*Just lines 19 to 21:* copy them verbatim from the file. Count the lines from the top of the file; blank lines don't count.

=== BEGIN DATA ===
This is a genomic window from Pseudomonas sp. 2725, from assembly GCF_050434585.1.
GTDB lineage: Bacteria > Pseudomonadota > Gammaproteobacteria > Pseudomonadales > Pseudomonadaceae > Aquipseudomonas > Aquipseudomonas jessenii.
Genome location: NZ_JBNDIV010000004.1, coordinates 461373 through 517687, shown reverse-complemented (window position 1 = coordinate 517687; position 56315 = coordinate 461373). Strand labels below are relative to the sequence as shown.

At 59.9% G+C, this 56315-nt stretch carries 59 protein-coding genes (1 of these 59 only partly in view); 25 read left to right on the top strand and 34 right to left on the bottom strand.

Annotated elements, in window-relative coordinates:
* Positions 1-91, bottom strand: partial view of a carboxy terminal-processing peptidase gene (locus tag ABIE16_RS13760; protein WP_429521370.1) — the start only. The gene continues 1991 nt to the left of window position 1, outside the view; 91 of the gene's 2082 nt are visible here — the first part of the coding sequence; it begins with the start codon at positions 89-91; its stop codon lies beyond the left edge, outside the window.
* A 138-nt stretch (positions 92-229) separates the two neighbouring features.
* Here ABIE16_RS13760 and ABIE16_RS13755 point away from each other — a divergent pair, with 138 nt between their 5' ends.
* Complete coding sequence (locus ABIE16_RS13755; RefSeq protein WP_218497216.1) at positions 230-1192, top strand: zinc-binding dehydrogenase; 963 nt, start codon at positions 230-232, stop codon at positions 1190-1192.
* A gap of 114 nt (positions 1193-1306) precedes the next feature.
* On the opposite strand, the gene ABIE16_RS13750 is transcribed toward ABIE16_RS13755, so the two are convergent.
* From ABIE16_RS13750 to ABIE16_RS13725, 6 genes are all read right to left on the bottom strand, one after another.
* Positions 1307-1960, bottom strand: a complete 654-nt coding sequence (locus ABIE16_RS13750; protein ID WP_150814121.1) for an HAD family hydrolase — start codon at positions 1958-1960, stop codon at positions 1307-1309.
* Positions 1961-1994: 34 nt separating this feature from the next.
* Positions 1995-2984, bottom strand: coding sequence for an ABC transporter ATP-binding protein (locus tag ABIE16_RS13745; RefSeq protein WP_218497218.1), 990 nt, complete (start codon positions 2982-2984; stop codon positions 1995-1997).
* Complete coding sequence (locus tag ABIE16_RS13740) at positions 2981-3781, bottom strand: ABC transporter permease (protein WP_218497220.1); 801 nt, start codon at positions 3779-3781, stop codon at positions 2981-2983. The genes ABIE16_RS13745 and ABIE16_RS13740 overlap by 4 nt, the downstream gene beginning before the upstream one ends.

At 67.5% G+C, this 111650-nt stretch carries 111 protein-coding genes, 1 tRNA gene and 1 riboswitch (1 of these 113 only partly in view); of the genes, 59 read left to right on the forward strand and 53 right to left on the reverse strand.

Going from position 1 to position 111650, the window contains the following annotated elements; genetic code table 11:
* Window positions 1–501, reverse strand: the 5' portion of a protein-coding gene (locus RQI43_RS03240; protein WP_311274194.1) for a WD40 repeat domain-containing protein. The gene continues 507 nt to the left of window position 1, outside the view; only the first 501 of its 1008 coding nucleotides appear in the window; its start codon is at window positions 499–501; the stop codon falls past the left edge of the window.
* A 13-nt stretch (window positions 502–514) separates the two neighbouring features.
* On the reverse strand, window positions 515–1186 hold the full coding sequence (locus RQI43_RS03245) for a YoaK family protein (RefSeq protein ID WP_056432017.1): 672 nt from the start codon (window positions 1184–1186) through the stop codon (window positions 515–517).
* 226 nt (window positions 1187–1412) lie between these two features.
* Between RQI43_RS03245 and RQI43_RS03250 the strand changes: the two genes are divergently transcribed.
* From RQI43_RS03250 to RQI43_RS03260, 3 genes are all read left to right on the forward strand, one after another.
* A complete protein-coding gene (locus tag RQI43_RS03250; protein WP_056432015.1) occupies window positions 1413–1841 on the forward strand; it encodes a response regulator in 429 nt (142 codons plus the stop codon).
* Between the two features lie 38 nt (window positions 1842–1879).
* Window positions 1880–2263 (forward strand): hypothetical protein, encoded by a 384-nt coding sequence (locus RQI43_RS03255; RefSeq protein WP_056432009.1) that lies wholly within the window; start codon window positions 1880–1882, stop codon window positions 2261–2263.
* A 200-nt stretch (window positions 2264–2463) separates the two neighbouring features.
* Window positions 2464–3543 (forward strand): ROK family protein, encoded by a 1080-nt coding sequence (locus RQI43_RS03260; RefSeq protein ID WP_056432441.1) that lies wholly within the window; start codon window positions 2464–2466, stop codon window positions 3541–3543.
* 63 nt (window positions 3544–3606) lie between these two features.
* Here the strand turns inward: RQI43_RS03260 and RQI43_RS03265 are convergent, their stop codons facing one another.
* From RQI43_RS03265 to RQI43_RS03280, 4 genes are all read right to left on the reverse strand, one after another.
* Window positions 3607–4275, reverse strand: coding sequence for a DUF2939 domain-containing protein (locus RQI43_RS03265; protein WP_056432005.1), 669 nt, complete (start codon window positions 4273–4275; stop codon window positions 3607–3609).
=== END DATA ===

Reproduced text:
* Window positions 1–501, reverse strand: the 5' portion of a protein-coding gene (locus RQI43_RS03240; protein WP_311274194.1) for a WD40 repeat domain-containing protein. The gene continues 507 nt to the left of window position 1, outside the view; only the first 501 of its 1008 coding nucleotides appear in the window; its start codon is at window positions 499–501; the stop codon falls past the left edge of the window.
* A 13-nt stretch (window positions 502–514) separates the two neighbouring features.
* On the reverse strand, window positions 515–1186 hold the full coding sequence (locus RQI43_RS03245) for a YoaK family protein (RefSeq protein ID WP_056432017.1): 672 nt from the start codon (window positions 1184–1186) through the stop codon (window positions 515–517).